Along the length of California's coast, there is a small section, about a 25 mile stretch, that has defied human ambition and contains no roads. It is called the Lost Coast, the longest roadless stretch of coastline in the lower 48 states. It's probably a wise choice, given our soils' severe instability, coupled with our proximity to the Mendocino Triple Junction and our average of 81 inches of annual rainfall. Roads here have a tendency to slowly or rapidly slip away downhill, depending on the weather. We have big earthquakes, on average, every 10 years. Our last large one was in 1992, so we are all feeling a little bit wary lately, wondering when the next one will surprise us.
We are about 50 miles from the nearest city of appreciable size, and getting here requires a winding and twisting, car-sick-producing, over ridges, through mossy forests, across rivers and creeks, along spectacular ocean and mountain vistas driving experience. Once one arrives here, it seems like a good idea to stay for a while. (Some of our relatives have had the challenging experience of driving a motor home into our lovely valley...I hope they will try it again!)
Our little village is home to approximately 280 year-round residents, and we enjoy an anomolous community-based lifestyle and livelihood here. You may visit the country doctor in his weekly clinic by day, and play poker with him at night. You may hire your friend to dig a ditch with his backhoe, and in return, you might purchase his groceries or lawn mower parts the next time you travel the distance to town. You will definitely spend a lot of time trying to juggle a buzzing social calendar with your family, friends, and acquaintances, attempting to balance potlucks, board meetings, dinner dates, play dates, and ad hoc swimming hole visits, all while trying to maintain your garden, cook all your meals (there are no restaurants here), raise your family, and build your latest construction project. Mostly, you will not travel anywhere without seeing someone you know.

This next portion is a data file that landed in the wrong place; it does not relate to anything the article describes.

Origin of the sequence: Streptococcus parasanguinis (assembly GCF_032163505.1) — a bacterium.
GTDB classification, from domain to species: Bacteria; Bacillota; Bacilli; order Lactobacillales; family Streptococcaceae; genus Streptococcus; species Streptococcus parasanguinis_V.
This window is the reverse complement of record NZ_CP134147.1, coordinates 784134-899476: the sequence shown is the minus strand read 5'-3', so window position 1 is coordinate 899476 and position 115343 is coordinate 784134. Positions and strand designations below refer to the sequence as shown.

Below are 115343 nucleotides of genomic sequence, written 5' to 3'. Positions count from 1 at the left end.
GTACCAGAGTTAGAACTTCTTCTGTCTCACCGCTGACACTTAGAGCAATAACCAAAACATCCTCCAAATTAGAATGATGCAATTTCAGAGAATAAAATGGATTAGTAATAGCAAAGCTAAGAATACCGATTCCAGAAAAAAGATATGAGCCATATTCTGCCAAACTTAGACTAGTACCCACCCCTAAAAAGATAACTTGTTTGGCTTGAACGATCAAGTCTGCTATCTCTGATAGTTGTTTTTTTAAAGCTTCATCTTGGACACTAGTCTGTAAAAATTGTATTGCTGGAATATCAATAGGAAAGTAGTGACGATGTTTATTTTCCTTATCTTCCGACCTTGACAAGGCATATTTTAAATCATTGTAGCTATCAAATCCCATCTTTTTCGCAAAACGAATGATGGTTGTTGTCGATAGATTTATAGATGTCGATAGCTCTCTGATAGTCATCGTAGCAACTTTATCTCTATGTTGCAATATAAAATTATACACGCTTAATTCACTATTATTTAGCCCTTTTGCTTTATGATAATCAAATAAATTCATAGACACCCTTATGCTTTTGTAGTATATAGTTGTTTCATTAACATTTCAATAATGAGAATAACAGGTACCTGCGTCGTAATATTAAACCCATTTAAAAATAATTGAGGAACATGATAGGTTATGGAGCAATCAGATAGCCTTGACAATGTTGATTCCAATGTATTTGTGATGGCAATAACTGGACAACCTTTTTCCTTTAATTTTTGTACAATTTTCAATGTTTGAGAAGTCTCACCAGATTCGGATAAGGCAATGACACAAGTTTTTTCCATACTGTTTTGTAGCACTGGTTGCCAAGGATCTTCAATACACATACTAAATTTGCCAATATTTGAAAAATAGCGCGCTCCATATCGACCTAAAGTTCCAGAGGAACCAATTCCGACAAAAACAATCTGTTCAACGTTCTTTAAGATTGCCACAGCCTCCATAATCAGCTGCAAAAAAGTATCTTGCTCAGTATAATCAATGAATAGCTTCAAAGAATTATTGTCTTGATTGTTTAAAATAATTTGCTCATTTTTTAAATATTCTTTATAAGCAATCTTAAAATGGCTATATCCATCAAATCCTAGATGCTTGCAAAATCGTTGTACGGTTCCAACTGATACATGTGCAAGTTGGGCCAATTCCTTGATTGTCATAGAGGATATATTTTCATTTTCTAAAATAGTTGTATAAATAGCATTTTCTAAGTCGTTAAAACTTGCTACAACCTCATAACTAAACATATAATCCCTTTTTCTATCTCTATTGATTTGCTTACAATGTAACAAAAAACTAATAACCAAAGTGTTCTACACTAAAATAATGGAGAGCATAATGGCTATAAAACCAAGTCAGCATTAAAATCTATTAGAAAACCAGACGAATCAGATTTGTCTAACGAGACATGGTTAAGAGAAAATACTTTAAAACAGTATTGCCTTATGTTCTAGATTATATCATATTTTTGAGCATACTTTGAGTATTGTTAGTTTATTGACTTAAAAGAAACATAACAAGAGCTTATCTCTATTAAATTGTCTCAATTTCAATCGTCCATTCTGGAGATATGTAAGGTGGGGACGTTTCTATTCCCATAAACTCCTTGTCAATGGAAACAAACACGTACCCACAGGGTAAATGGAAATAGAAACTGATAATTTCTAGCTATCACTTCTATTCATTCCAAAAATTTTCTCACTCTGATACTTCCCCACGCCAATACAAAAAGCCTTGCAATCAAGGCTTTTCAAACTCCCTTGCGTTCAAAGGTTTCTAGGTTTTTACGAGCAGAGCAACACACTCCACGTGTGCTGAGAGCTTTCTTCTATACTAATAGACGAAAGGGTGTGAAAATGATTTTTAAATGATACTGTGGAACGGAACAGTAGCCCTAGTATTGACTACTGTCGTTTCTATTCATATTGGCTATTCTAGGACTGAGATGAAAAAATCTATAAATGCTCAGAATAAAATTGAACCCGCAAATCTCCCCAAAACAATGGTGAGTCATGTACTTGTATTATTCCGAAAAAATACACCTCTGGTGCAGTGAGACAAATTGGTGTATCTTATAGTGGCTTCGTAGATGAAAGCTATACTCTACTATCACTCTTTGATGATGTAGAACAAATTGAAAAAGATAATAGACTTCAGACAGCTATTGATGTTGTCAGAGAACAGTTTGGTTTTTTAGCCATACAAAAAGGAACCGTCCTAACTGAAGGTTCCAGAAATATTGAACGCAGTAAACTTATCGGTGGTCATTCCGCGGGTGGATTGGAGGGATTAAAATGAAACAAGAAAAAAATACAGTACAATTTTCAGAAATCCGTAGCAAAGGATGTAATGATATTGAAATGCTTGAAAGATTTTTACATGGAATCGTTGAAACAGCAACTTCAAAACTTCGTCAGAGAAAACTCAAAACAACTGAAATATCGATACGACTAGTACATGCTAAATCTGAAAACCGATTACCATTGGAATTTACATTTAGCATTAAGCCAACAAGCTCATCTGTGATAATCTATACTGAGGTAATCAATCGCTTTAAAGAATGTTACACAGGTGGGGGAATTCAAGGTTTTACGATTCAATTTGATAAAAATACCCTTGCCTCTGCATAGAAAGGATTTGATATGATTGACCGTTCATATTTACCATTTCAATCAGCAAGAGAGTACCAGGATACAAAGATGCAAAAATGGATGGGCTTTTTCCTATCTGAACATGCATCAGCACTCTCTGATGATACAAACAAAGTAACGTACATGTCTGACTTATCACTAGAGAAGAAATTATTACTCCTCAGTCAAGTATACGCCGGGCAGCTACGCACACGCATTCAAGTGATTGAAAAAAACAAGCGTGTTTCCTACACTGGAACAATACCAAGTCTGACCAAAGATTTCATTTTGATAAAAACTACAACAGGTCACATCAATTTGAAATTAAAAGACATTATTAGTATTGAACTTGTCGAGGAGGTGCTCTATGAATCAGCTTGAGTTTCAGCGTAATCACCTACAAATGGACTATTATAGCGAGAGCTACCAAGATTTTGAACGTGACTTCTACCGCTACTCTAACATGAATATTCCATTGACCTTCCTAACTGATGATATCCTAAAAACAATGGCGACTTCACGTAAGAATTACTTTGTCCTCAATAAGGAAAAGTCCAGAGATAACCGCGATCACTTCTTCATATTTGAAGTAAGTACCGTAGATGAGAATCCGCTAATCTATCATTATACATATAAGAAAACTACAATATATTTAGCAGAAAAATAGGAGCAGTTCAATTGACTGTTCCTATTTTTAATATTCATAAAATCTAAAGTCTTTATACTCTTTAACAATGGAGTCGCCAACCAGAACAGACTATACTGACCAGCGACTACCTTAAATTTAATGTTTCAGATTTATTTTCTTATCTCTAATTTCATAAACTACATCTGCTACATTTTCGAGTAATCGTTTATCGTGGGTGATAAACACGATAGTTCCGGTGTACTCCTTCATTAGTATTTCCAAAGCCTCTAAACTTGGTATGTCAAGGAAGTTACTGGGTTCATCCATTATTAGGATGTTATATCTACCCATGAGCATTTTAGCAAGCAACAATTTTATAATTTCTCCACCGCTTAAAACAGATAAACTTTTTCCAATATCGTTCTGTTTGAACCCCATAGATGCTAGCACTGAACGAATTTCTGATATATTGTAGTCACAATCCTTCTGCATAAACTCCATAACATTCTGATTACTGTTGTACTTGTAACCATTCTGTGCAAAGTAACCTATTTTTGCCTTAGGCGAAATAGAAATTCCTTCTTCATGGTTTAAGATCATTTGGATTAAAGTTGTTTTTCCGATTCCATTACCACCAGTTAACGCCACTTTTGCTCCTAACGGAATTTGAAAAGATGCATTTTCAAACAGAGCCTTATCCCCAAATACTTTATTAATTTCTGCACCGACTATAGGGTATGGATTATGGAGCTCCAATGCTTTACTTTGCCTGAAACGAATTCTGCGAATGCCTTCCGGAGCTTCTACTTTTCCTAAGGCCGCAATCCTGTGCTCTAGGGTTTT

For all the lack of anonymity and "free time", life in a place like this is endlessly rich with the people you know and our collective relationship with the land. After trying it on for a while, it becomes infathomable to imagine living any other way. I mean, what if I couldn't purchase a dozen eggs from our neighbor? Or study yoga with someone who grew up here, steeped in the river and the grass? Or speculate about whether or not the salmon will return in numbers great enough for harvest within my lifetime? What if I couldn't find a quarter beef from a local pasture, and had to *gasp* go to the regular old store. I certainly could do it, and I do on occasion, but it is a different kind of interaction with the world. Not necessarily better, but different. Me personally, I like what I have going here, and it feels alive with connection.